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Effect of Drinking on Adiponectin in Healthy Men and Women : A randomized intervention study of water, ethanol, red wine, and beer with or without alcohol

Authors
Journal
Diabetes Care
0149-5992
Publisher
American Diabetes Association
Publication Date
Volume
32
Issue
6
Identifiers
DOI: 10.2337/dc08-1723
Keywords
  • Original Research
  • Cardiovascular And Metabolic Risk
Disciplines
  • Biology
  • Medicine

Abstract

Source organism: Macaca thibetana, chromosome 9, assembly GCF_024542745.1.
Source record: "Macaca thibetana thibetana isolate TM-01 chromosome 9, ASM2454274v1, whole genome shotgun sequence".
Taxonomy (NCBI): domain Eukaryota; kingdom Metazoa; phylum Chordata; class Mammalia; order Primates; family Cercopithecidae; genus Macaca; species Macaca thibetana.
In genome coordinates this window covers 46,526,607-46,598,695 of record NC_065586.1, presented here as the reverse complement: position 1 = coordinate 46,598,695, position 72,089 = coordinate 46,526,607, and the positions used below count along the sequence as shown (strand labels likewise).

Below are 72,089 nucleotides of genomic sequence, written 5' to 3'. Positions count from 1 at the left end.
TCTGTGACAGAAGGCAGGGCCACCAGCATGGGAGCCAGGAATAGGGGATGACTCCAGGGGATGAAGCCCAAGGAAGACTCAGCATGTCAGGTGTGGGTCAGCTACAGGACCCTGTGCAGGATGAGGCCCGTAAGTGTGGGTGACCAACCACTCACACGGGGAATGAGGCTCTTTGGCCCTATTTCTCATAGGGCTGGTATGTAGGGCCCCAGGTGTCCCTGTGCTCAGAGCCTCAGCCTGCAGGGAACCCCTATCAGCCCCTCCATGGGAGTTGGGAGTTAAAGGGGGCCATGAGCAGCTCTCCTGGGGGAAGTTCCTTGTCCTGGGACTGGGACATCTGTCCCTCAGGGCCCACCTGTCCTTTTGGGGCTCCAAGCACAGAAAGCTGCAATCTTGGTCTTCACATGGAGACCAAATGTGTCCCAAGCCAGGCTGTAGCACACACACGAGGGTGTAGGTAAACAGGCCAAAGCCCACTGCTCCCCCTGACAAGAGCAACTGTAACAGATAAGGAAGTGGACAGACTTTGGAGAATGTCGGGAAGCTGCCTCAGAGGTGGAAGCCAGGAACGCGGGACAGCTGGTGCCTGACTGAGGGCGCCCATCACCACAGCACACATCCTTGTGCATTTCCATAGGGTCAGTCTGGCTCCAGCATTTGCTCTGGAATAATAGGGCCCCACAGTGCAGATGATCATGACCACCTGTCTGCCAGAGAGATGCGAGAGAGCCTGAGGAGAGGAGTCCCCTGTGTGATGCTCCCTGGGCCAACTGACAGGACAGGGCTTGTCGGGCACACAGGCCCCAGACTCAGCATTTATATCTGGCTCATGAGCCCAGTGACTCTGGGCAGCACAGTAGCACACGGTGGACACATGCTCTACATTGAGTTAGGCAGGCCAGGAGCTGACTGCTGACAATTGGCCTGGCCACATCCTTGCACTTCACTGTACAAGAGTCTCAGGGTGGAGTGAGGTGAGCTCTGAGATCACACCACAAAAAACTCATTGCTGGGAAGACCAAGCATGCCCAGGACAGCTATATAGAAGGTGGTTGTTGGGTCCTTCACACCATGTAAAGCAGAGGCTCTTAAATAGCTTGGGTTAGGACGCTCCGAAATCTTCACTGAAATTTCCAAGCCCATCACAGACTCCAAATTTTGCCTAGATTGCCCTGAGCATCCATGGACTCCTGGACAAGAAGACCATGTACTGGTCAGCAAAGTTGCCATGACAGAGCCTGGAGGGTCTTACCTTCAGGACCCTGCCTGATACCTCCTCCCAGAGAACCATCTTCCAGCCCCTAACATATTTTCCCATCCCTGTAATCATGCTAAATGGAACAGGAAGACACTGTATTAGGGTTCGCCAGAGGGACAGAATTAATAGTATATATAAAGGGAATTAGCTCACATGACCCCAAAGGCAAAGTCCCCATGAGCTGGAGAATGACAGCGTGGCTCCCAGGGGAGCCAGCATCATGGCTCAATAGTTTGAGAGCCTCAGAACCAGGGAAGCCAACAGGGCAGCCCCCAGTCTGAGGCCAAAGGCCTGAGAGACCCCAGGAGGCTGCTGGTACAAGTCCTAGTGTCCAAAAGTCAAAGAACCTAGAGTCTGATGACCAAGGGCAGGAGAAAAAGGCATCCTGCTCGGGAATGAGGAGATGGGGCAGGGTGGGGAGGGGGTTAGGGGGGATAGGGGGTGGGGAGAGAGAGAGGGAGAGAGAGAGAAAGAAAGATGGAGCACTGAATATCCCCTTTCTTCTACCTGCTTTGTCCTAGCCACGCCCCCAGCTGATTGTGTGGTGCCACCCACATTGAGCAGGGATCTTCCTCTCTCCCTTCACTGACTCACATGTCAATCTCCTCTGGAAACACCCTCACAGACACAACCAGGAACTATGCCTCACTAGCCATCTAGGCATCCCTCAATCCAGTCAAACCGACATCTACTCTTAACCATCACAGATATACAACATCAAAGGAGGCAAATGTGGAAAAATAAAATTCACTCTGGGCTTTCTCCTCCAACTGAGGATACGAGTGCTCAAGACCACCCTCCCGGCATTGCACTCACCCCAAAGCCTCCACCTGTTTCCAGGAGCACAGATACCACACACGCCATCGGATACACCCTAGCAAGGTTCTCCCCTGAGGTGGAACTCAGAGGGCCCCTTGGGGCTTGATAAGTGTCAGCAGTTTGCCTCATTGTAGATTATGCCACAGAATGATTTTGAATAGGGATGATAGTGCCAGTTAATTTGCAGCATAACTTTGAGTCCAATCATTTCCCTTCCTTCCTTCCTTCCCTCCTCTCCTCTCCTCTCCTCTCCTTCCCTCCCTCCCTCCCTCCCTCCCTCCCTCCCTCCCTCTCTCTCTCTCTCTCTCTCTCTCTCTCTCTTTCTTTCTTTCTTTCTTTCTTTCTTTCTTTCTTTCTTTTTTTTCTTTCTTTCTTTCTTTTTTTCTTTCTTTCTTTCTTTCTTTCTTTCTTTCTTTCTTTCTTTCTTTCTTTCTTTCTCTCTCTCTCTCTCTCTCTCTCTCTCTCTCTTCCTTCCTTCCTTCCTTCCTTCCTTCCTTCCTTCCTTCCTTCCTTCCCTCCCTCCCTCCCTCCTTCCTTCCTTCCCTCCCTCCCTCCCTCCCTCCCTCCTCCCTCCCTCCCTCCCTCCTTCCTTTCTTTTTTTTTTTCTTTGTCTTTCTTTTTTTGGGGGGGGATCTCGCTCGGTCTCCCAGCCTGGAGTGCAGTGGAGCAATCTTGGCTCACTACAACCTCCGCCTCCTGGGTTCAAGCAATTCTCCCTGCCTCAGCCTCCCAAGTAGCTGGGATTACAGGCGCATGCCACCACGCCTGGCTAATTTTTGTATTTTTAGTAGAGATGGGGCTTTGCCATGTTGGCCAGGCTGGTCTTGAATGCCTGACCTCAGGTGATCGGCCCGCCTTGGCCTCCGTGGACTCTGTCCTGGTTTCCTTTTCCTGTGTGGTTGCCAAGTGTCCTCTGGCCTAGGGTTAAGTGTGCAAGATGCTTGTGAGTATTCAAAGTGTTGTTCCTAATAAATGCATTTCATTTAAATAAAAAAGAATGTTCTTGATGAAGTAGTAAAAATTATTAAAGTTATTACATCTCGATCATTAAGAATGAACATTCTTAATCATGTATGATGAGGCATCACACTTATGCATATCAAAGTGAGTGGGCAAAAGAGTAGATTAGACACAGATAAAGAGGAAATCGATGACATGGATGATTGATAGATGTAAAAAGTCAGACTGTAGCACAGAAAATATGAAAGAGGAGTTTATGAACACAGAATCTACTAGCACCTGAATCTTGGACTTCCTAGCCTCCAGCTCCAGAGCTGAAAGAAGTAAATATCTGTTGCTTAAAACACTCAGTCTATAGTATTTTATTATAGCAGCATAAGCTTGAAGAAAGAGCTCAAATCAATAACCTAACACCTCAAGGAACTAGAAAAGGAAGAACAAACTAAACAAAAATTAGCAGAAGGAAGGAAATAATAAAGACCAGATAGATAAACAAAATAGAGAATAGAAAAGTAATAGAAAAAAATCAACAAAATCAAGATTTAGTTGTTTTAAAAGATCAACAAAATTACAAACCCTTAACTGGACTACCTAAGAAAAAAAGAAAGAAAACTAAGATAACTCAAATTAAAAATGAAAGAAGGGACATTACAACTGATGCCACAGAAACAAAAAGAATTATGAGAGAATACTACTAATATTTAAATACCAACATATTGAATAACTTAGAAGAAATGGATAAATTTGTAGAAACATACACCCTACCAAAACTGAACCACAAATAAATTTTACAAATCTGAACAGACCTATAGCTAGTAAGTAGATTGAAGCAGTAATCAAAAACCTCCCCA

OBJECTIVE Moderate alcohol consumption is associated with reduced incidence of type 2 diabetes and cardiovascular mortality and increases adiponectin concentrations, but effects might differ according to sex and beverage consumed. RESEARCH DESIGN AND METHODS A total of 72 healthy individuals (22–56 years) were enrolled in this randomized controlled crossover trial. After washout, two interventions for 3 weeks followed: ethanol (concentration 12.5%), beer (5.6%), or red wine (12.5%) equivalent to 30 g ethanol/day for men and 20 g/day for women or the same de-alcoholized beverages or water. Adiponectin was measured by sandwich enzyme-linked immunosorbent assay. RESULTS Among women, adiponectin significantly increased after consuming red wine (29.8%, P < 0.05) and increased among men after ethanol solution (17.4%, P < 0.05) and consuming beer (16.1%, P < 0.05). De-alcoholized beverages had no substantial effect on adiponectin concentrations. CONCLUSIONS Moderate amounts of ethanol-containing beverages increased adiponectin concentrations, but sex-specific effects might depend on type of beverage consumed.

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